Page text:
Here's an example. Last fall the September 2008 issue of Wired magazine featured a cover story called The Future of the Electric Car, subtitled One man's audacious plan to change the way the world drives. The feature story was about an Israeli fellow named Shai Agassi whose idea is essentially an all-inclusive system of battery powered cars, re-charge systems and infrastructure that integrates computers, cars and GPS. It's a total system.
1. Key fob tells how charged the battery is...
2. Driver unplugs and drives off...
3. During commute car locates three open parking spots to plug into during work day...
4. The car and energy control center connect and communicate...
5. While on the road, if re-charge needed, car OS locates best place for battery swap site...
Evidently it's this last item which is a central piece of Agassi's brainchild, I think. He envisions all these buildings around the country which operate like our car washes, where you drive in at one end and the equipment swaps the batteries so you can hit the road again quickly, efficiently, re-juiced.
But to be honest, I just can't picture it. First off, people hate waiting in lines. When I was growing up in New Jersey you had to go through annual vehicle inspections and if you weren't there a half hour before it opened, you could be in line for more than an hour, a line which sometimes stretched a block or more. Can you imagine having to wait in line to re-charge or swap out your battery every couple hundred miles?
The infrastructure issue alone for this system would be a nightmare. Converting enough parking meters and parking slots in cities like New York to accommodate a gazillion electric cars in need of re-charging would not be cheap or fast to implement. But this is not, as I see it, the biggest hurdle.
When I was at the New York Auto Show last year I saw a whole range of ideas for dealing with this issue, from hybrids to electric transmissions to hydrogen cells and the like. Before we see a technology become truly dominant, won't we have to see buy-in across the board to establish the infrastructure to implement it? Right now we have gas stations everywhere. There are so many gas stations that I almost never have to wait in line to fill 'er up. When we start a ramp up to one of these alternative technologies, how long will it take to put this infrastructure in place? Or more importantly, which infrastructure? Who is going to pay that kind of money to set up a system that may not become the dominant system of the future?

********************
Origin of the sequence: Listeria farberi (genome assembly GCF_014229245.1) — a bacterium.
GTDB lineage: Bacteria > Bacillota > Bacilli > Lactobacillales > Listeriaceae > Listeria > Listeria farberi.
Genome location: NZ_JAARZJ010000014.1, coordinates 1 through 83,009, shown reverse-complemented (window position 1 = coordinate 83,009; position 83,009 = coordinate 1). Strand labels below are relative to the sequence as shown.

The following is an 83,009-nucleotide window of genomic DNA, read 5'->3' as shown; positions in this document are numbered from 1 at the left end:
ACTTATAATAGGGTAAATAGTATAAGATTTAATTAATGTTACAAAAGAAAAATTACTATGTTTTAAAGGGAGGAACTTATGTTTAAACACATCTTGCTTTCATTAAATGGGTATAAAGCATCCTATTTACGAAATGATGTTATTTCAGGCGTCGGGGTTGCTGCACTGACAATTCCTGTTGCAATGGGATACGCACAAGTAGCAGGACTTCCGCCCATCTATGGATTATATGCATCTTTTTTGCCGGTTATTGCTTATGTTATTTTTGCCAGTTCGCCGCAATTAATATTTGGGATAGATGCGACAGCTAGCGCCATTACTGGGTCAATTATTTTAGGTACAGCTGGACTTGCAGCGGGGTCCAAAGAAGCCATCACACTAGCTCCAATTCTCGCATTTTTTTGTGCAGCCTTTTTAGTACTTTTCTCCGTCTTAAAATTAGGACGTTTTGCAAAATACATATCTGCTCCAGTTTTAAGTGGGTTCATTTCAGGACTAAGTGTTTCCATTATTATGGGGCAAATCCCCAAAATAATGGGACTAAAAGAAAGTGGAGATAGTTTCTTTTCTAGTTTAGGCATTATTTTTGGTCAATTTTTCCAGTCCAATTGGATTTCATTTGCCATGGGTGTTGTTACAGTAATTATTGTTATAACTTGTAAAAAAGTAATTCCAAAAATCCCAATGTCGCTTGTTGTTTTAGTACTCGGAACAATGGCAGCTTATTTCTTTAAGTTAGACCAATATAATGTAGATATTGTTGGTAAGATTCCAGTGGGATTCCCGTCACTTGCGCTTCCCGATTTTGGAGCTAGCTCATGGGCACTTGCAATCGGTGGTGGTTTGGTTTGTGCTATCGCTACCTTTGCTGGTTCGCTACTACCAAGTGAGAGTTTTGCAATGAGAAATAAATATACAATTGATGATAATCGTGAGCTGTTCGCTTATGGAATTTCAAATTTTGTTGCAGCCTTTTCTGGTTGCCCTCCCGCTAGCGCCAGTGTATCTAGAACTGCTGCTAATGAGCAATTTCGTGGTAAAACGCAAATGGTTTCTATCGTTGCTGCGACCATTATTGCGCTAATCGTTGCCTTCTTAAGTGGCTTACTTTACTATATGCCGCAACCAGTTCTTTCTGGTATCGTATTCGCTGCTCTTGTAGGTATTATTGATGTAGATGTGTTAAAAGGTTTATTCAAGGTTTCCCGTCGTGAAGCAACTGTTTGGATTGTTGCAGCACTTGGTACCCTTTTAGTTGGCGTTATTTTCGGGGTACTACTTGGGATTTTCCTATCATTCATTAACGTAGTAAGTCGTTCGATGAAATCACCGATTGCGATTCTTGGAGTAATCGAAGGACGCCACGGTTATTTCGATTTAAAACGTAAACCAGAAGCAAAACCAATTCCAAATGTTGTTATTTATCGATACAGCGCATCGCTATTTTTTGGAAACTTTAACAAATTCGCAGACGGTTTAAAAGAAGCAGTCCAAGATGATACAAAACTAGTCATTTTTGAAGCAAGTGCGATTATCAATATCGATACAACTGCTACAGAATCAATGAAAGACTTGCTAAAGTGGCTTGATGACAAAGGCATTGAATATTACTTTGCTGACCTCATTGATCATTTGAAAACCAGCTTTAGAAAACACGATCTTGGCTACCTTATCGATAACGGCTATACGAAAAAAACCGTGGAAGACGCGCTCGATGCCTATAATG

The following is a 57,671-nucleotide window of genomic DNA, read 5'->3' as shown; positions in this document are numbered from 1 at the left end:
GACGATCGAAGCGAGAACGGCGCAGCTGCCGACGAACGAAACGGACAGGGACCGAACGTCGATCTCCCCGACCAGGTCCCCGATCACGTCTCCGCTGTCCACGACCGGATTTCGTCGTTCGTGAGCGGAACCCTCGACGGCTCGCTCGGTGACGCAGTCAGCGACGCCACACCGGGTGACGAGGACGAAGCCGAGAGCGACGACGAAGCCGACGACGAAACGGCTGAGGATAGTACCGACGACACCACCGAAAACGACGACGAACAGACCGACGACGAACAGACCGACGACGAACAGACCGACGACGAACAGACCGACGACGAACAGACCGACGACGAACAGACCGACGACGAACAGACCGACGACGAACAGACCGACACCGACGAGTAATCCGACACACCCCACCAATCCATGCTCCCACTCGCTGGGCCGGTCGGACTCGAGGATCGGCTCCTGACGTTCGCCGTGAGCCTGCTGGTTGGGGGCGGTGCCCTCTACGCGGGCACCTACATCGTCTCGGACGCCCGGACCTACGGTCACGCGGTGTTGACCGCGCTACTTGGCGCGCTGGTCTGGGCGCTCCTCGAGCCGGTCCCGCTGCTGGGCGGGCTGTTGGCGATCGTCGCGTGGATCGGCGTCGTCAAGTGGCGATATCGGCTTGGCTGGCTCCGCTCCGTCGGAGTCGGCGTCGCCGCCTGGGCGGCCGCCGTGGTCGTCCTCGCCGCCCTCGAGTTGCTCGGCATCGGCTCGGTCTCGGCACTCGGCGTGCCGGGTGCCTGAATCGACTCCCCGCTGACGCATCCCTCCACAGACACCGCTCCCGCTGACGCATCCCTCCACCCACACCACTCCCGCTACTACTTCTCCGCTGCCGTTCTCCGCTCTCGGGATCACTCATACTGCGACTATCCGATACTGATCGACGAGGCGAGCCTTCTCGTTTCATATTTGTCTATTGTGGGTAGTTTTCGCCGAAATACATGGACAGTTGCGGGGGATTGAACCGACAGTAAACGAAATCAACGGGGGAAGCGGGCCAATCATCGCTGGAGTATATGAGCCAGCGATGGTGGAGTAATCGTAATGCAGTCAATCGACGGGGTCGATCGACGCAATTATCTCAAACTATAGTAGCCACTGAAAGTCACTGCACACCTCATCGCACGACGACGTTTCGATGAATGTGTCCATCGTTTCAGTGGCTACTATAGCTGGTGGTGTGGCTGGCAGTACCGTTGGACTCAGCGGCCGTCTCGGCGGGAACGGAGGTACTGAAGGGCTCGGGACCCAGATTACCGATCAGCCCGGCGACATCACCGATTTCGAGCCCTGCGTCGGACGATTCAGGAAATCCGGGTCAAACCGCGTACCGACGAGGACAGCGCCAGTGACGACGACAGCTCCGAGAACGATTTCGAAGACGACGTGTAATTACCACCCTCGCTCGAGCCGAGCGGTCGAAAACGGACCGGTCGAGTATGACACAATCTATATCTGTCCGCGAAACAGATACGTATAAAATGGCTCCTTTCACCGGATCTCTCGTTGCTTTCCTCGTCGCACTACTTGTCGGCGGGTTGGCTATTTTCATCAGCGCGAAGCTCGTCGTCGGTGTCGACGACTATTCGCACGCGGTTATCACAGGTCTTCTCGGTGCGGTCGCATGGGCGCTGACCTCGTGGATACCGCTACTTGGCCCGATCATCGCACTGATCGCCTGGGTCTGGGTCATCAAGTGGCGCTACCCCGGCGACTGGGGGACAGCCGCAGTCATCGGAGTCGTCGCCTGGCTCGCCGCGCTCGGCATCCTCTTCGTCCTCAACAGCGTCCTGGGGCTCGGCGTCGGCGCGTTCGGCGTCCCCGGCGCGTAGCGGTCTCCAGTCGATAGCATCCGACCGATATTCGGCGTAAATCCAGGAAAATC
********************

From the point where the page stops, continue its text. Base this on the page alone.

Video movies are a good example. VHS and Beta went head to head. Beta was better, I've been told, but VHS won out. In the automobile power game, a car wash costs about a million dollars. It takes time to recoup that investment. How much will these electric battery swapping stations cost to build or buy and own? Who is going to spend a million dollars on a technology that has a high possibility of not becoming the adopted system for tomorrow? The total rollout can be hundreds of billions... with no certainty of success either in implementation or adoption.
Well, Shai Agassi, on the force of his personal charisma alone, appears to have garnered $300 million seed money for the company he's called Better Place. But will Better Place become the better place he aims it to be? Some are already suggesting that the bloom is off the rose.
My prediction is that this guy Shai will be just another Mary Tolan.
In 2003, the mag Business 2.0 produced a laudatory article by Ralph King about a woman exec from Accenture named Mary Tolan who was pushing the notion that the U.S. could wean itself from big oil by 2015 by switching to hydrogen cell power. The article boldly stated, “Her ideas could help catalyze needed change.” (Mary Tolan’s Modest Proposal, Business 2.0, June 2003.)
Six years later, and where is Mary Tolan? Yes, she is still a connected exec with Accenture, but a zealous advocate for hydrogen cell batteries? Do your own research and you’ll see an impressive 2003 campaign that is just another blip in the history of the automobile.
This is not to suggest that I am opposed to electric cars or efforts to move toward green. If we're serious about being greener, there are certainly things we can be doing now if we wished. I just think there are too many unanswered questions with regard to going electric, straight up. How long will it take to get the power grid up to a level where it can juice all these cars? And when the power grid goes down, is it a paid vacation day or are we simply stuck?
Well, enough of that. Tomorrow's another day.